13. A catheter as claimed in claim 12 and wherein the inner tube is reinforced with a larger diameter tubing at a distal end and the outer tube handle slides over the larger diameter tubing.
14. A method of obtaining a biopsy sample from an inner layer of an arterial wall of an artery of a living being comprising:
inserting a catheter into the artery having an inner tube formed with an opening and a closed distal end slidingly mounted to an outer tube formed with an open distal end;
positioning the opening of the inner tube outside of a distal end of the outer tube;
applying a vacuum to the inner tube to draw and retain arterial wall tissue into the opening formed in the inner tube;
sliding the outer tube over the inner tube to cut and protect the tissue retained in the opening; and
removing the inner tube and outer tube from the artery with the biopsy sample retained in the opening and protected by the outer tube.
15. A method of obtaining a biopsy sample as claimed in claim 14 and wherein the method is used to determine the causes of arterial wall disease.
16. A method of obtaining a biopsy sample as claimed in claim 14 wherein the opening is formed with a beveled outer surface.
17. A method of obtaining a biopsy sample as claimed in claim 16 and wherein the outer tube is formed with a sharpened circumferential edge on an open distal end.
18. A method for obtaining a biopsy sample from an artery of a living being comprising:
a) inserting a catheter into the artery said catheter including:
a substantially flexible outer tube formed with an open distal end having a sharpened edge;
a substantially flexible inner tube slidably mounted within the outer tube and having a closed distal end and an opening formed to an inside diameter thereof;
means for applying a vacuum through the opening in the distal end of the inner tube for drawing tissue of the arterial wall into contact with the opening; and
means for moving the sharpened edge of the outer tube over the opening in the inner tube to cut and retain a tissue sample from the arterial wall;
b) contacting the arterial wall with the catheter;
c) cutting a biopsy sample from the arterial wall;
d) retaining the biopsy sample within the opening formed in the catheter; and
e) withdrawing the catheter with the retained biopsy sample.
Description
TECHNICAL FIELD

This invention relates to medical instruments for extracting a biopsy specimen and more particularly to an apparatus and method for obtaining a biopsy from the inner layers of an arterial wall of a living being.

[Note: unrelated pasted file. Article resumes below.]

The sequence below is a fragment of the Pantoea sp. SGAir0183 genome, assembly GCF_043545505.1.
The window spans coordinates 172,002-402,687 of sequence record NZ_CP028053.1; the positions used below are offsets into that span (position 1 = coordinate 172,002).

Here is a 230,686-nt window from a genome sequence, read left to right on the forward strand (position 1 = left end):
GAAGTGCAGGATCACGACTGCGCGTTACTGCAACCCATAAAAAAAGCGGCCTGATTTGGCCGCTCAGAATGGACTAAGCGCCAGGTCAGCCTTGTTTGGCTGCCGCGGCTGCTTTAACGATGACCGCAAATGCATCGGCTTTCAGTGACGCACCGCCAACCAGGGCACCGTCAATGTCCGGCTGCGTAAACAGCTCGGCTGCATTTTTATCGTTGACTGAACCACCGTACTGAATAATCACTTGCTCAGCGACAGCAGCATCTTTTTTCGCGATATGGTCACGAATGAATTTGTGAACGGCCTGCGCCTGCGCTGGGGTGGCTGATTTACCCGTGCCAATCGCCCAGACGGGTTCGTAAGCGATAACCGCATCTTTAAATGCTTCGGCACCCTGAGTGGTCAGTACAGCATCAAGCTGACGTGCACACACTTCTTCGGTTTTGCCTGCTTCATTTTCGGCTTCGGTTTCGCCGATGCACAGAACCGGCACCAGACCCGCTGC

BACKGROUND OF THE INVENTION

Various cardiovascular catheters are well known in the art for performing different diagnostic and interventional medical procedures. In general most cardiovascular catheters include a slender flexible tube that is inserted into an artery of a patient and guided to an access site that allows the medical procedure to be performed.

As an example, an angioplasty catheter is used in a medical procedure in which an inflatable balloon is used to widen a stenotic segment of an artery. As another example, atherocatheters are used to perform another medical procedure known as atherectomy. This procedure cuts away the stenoses and then removes the pieces of plaque which comprised the stenosis from the artery using a vacuum source directed through the catheter.

Medical devices for obtaining a biopsy of different body structures such as the heart, muscles, intestines, and the uterus are also well known in the art. U.S. Pat. No. 3,606,878 to Kellogg, for instance, discloses an early instrument for extracting a biopsy specimen from different regions of the body such as the lungs, chest cavity liner, heart sac or other internal organs.

U.S. Patent No 4,961,430 to Sheahon discloses a cervical biopsy instrument. U.S. Pat. Nos. 4,708,147 to Haaga, U.S. Pat. No. 4,640,296 to Schnepp-Pesch et al, and U.S. Pat. No. 4,620,547 to Boebel disclose particular needle structures for biopsy cannulas.

Other biopsy devices are disclosed in U.S. Pat. Nos. Nos. 4,850,373; 4,903,709; 4,953,559; 4,617,940; 4,099,518; and 4,873,991. Finally a medical instrument known in the art as a Schulz-Caves bioptome is an endomyocardial biopsy device for removing a biopsy sample from the heart.

In general, however, even though biopsy instruments are well known in the art there are no prior art biopsy instruments that are specifically adapted to obtaining a biopsy sample which comprises a segment of arterial wall. An arterial wall is a relatively thin structure. Consequently the possibility of a full-thickness puncture and a resultant hemorrhage exists.

Some of the above cited biopsy catheters, such as the Schulz-Caves bioptome, will remove a segment of tissue in a plane generally perpendicular to a longitudinal axis of the catheter. As is apparent, such an arrangement would be ineffective for use on a thin walled vessel or a long narrow artery. In addition some biopsy catheters are rigid and are not specifically designed for use in arteries.